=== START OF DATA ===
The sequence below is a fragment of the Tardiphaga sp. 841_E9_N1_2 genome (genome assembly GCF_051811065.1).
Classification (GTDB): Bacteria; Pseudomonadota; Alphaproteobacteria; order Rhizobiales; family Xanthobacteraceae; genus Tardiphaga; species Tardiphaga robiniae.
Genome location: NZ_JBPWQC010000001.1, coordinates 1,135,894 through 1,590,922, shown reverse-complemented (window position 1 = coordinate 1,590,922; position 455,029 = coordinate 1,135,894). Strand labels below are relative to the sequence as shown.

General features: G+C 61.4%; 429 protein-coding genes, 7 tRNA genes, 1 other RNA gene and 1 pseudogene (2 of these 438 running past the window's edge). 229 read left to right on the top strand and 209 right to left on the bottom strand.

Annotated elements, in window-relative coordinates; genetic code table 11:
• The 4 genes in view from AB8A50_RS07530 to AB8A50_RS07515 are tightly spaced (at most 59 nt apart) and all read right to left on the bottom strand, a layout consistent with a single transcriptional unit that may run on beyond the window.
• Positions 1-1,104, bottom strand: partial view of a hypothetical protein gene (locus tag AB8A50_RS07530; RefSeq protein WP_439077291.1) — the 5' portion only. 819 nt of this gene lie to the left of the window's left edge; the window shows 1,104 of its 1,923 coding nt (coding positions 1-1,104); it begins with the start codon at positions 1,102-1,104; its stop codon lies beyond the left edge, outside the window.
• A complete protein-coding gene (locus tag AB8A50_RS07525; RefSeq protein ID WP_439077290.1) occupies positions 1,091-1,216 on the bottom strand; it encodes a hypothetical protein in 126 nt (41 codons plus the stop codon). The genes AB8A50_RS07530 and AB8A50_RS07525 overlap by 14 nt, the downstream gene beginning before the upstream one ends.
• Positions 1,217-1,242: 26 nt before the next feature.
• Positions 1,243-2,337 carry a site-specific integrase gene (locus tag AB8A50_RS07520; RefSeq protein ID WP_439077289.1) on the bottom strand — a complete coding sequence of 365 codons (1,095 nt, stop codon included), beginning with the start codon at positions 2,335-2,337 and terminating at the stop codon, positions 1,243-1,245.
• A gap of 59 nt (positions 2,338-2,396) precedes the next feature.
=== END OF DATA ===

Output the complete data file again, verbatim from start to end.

The sequence below is a fragment of the Tardiphaga sp. 841_E9_N1_2 genome (genome assembly GCF_051811065.1).
Classification (GTDB): Bacteria; Pseudomonadota; Alphaproteobacteria; order Rhizobiales; family Xanthobacteraceae; genus Tardiphaga; species Tardiphaga robiniae.
Genome location: NZ_JBPWQC010000001.1, coordinates 1,135,894 through 1,590,922, shown reverse-complemented (window position 1 = coordinate 1,590,922; position 455,029 = coordinate 1,135,894). Strand labels below are relative to the sequence as shown.

General features: G+C 61.4%; 429 protein-coding genes, 7 tRNA genes, 1 other RNA gene and 1 pseudogene (2 of these 438 running past the window's edge). 229 read left to right on the top strand and 209 right to left on the bottom strand.

Annotated elements, in window-relative coordinates; genetic code table 11:
• The 4 genes in view from AB8A50_RS07530 to AB8A50_RS07515 are tightly spaced (at most 59 nt apart) and all read right to left on the bottom strand, a layout consistent with a single transcriptional unit that may run on beyond the window.
• Positions 1-1,104, bottom strand: partial view of a hypothetical protein gene (locus tag AB8A50_RS07530; RefSeq protein WP_439077291.1) — the 5' portion only. 819 nt of this gene lie to the left of the window's left edge; the window shows 1,104 of its 1,923 coding nt (coding positions 1-1,104); it begins with the start codon at positions 1,102-1,104; its stop codon lies beyond the left edge, outside the window.
• A complete protein-coding gene (locus tag AB8A50_RS07525; RefSeq protein ID WP_439077290.1) occupies positions 1,091-1,216 on the bottom strand; it encodes a hypothetical protein in 126 nt (41 codons plus the stop codon). The genes AB8A50_RS07530 and AB8A50_RS07525 overlap by 14 nt, the downstream gene beginning before the upstream one ends.
• Positions 1,217-1,242: 26 nt before the next feature.
• Positions 1,243-2,337 carry a site-specific integrase gene (locus tag AB8A50_RS07520; RefSeq protein ID WP_439077289.1) on the bottom strand — a complete coding sequence of 365 codons (1,095 nt, stop codon included), beginning with the start codon at positions 2,335-2,337 and terminating at the stop codon, positions 1,243-1,245.
• A gap of 59 nt (positions 2,338-2,396) precedes the next feature.